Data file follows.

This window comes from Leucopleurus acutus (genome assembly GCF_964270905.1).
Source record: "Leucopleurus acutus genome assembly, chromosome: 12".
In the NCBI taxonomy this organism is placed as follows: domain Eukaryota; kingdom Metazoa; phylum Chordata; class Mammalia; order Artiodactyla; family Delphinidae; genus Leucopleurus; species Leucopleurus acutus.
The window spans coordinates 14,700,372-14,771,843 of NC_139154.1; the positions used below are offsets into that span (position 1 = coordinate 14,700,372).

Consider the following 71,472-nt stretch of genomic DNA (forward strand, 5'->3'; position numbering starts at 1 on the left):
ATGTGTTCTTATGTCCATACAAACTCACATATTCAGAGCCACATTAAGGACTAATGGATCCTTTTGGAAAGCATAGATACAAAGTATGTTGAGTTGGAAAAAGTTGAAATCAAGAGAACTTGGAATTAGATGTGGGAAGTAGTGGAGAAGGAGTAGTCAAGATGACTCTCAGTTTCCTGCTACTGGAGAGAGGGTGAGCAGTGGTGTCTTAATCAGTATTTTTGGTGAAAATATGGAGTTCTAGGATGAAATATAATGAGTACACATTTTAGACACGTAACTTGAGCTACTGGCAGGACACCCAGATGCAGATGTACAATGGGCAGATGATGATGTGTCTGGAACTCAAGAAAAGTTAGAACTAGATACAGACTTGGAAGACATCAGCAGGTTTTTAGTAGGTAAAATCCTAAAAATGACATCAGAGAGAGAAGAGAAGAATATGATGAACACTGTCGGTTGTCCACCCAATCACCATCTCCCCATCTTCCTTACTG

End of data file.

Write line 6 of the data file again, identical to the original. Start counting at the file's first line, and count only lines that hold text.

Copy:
ATGTGTTCTTATGTCCATACAAACTCACATATTCAGAGCCACATTAAGGACTAATGGATCCTTTTGGAAAGCATAGATACAAAGTATGTTGAGTTGGAAAAAGTTGAAATCAAGAGAACTTGGAATTAGATGTGGGAAGTAGTGGAGAAGGAGTAGTCAAGATGACTCTCAGTTTCCTGCTACTGGAGAGAGGGTGAGCAGTGGTGTCTTAATCAGTATTTTTGGTGAAAATATGGAGTTCTAGGATGAAATATAATGAGTACACATTTTAGACACGTAACTTGAGCTACTGGCAGGACACCCAGATGCAGATGTACAATGGGCAGATGATGATGTGTCTGGAACTCAAGAAAAGTTAGAACTAGATACAGACTTGGAAGACATCAGCAGGTTTTTAGTAGGTAAAATCCTAAAAATGACATCAGAGAGAGAAGAGAAGAATATGATGAACACTGTCGGTTGTCCACCCAATCACCATCTCCCCATCTTCCTTACTG